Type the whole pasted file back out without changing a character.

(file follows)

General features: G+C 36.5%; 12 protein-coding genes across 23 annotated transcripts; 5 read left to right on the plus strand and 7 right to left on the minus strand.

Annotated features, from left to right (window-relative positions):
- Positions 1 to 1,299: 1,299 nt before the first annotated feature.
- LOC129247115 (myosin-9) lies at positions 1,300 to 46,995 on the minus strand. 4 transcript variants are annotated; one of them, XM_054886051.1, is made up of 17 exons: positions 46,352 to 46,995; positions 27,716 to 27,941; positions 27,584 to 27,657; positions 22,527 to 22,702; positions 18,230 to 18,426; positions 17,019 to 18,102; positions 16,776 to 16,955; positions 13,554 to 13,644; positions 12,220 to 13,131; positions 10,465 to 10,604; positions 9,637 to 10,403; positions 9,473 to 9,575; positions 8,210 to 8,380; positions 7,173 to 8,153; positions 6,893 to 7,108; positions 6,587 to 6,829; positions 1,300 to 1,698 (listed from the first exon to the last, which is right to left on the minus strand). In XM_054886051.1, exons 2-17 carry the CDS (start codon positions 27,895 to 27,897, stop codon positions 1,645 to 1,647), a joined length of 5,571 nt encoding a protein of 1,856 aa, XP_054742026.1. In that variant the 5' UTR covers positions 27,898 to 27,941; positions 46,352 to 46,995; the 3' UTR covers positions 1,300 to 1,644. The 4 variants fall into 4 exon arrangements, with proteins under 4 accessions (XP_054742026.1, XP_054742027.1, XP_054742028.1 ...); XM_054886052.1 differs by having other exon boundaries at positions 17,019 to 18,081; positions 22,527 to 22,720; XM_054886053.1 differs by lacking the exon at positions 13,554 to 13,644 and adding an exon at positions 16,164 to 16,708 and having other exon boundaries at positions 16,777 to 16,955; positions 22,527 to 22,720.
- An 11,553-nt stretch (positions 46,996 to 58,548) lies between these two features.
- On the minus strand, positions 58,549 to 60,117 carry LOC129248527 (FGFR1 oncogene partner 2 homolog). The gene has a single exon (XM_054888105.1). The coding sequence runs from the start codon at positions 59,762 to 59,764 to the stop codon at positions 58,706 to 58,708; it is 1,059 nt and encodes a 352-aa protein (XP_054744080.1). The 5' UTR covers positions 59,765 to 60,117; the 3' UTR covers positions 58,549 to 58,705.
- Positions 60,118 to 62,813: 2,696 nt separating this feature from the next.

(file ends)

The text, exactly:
General features: G+C 36.5%; 12 protein-coding genes across 23 annotated transcripts; 5 read left to right on the plus strand and 7 right to left on the minus strand.

Annotated features, from left to right (window-relative positions):
- Positions 1 to 1,299: 1,299 nt before the first annotated feature.
- LOC129247115 (myosin-9) lies at positions 1,300 to 46,995 on the minus strand. 4 transcript variants are annotated; one of them, XM_054886051.1, is made up of 17 exons: positions 46,352 to 46,995; positions 27,716 to 27,941; positions 27,584 to 27,657; positions 22,527 to 22,702; positions 18,230 to 18,426; positions 17,019 to 18,102; positions 16,776 to 16,955; positions 13,554 to 13,644; positions 12,220 to 13,131; positions 10,465 to 10,604; positions 9,637 to 10,403; positions 9,473 to 9,575; positions 8,210 to 8,380; positions 7,173 to 8,153; positions 6,893 to 7,108; positions 6,587 to 6,829; positions 1,300 to 1,698 (listed from the first exon to the last, which is right to left on the minus strand). In XM_054886051.1, exons 2-17 carry the CDS (start codon positions 27,895 to 27,897, stop codon positions 1,645 to 1,647), a joined length of 5,571 nt encoding a protein of 1,856 aa, XP_054742026.1. In that variant the 5' UTR covers positions 27,898 to 27,941; positions 46,352 to 46,995; the 3' UTR covers positions 1,300 to 1,644. The 4 variants fall into 4 exon arrangements, with proteins under 4 accessions (XP_054742026.1, XP_054742027.1, XP_054742028.1 ...); XM_054886052.1 differs by having other exon boundaries at positions 17,019 to 18,081; positions 22,527 to 22,720; XM_054886053.1 differs by lacking the exon at positions 13,554 to 13,644 and adding an exon at positions 16,164 to 16,708 and having other exon boundaries at positions 16,777 to 16,955; positions 22,527 to 22,720.
- An 11,553-nt stretch (positions 46,996 to 58,548) lies between these two features.
- On the minus strand, positions 58,549 to 60,117 carry LOC129248527 (FGFR1 oncogene partner 2 homolog). The gene has a single exon (XM_054888105.1). The coding sequence runs from the start codon at positions 59,762 to 59,764 to the stop codon at positions 58,706 to 58,708; it is 1,059 nt and encodes a 352-aa protein (XP_054744080.1). The 5' UTR covers positions 59,765 to 60,117; the 3' UTR covers positions 58,549 to 58,705.
- Positions 60,118 to 62,813: 2,696 nt separating this feature from the next.